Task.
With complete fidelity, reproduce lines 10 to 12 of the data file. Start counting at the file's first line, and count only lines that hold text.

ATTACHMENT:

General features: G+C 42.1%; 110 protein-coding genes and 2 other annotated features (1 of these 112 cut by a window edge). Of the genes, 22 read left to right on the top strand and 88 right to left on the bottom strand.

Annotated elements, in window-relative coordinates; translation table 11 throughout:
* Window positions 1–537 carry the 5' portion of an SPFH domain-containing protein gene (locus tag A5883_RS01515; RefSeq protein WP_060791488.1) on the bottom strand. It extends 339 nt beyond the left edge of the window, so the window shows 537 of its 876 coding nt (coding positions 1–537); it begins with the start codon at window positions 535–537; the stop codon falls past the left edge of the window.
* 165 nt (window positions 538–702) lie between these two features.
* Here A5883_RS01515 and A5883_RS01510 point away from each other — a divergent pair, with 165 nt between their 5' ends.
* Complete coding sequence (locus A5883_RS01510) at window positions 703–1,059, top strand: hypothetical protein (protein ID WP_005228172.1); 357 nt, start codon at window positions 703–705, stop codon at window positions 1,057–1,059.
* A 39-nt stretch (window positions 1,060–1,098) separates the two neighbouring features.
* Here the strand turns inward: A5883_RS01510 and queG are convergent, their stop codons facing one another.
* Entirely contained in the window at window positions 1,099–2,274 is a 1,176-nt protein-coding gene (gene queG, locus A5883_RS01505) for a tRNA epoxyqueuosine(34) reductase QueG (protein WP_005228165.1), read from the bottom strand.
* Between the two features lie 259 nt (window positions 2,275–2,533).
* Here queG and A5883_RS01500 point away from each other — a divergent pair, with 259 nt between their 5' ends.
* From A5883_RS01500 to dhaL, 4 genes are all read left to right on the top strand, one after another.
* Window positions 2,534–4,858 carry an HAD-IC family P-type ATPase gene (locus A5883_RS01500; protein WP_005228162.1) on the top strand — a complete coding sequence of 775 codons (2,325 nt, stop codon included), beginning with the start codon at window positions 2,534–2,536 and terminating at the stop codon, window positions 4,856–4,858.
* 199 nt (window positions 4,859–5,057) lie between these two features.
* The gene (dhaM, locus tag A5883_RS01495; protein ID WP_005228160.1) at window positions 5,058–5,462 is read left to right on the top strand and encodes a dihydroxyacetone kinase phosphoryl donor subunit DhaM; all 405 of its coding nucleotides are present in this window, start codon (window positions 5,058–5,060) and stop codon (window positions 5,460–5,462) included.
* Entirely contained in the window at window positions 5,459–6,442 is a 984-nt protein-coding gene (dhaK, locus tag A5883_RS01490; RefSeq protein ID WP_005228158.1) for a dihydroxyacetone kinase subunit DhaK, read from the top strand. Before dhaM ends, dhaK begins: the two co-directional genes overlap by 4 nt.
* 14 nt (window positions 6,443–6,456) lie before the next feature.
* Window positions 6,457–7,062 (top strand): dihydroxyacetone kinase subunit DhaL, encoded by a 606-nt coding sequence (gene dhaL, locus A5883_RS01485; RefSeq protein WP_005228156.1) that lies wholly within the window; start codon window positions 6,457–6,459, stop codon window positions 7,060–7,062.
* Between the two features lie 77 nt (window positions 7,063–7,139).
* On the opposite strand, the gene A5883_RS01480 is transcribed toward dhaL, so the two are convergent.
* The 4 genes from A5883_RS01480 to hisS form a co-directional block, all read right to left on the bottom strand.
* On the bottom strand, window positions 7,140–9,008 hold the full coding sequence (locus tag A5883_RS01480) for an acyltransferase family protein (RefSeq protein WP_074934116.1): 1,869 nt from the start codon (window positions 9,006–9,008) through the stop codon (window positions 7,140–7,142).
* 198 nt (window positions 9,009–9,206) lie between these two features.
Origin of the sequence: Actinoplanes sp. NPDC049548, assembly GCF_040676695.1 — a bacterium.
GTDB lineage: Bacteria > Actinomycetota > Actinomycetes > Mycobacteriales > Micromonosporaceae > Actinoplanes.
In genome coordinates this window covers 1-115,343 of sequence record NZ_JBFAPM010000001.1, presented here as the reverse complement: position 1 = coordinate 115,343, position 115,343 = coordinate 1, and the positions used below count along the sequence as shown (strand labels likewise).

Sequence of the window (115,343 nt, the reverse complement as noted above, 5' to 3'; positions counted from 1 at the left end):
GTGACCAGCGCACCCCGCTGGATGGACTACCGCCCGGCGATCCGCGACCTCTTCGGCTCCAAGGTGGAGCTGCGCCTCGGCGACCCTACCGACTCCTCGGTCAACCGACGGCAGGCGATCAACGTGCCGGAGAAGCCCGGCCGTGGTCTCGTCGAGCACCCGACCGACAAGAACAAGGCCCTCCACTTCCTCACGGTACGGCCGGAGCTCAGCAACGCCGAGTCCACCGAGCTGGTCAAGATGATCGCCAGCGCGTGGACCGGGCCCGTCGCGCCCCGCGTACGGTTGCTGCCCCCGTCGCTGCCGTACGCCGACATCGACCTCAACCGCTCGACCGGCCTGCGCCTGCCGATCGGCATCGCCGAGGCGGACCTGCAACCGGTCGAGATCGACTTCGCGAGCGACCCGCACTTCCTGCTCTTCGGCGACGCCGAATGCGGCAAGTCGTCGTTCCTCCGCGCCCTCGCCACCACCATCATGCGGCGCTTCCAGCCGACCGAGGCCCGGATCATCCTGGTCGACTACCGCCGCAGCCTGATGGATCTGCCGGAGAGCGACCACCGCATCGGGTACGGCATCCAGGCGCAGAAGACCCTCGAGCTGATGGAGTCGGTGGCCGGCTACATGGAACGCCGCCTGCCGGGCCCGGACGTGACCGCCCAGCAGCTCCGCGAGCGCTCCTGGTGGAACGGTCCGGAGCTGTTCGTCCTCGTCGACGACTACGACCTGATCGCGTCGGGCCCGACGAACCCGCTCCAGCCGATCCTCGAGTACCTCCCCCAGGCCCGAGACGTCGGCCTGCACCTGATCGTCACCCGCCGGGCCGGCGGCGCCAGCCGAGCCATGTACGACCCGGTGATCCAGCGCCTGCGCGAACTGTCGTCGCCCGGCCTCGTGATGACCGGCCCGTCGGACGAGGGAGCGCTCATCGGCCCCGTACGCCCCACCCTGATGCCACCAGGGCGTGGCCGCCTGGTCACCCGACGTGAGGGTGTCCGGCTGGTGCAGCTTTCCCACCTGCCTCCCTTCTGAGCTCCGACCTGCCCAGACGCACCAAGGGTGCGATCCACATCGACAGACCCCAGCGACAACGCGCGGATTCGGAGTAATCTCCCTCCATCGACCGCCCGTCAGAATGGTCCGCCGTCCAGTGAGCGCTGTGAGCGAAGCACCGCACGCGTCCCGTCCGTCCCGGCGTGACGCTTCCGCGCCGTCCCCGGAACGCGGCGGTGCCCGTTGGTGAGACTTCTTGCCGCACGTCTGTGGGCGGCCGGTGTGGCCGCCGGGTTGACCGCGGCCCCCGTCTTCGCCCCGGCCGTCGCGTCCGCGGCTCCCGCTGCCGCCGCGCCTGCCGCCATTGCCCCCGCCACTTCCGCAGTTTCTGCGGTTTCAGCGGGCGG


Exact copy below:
* Between the two features lie 259 nt (window positions 2,275–2,533).
* Here queG and A5883_RS01500 point away from each other — a divergent pair, with 259 nt between their 5' ends.
* From A5883_RS01500 to dhaL, 4 genes are all read left to right on the top strand, one after another.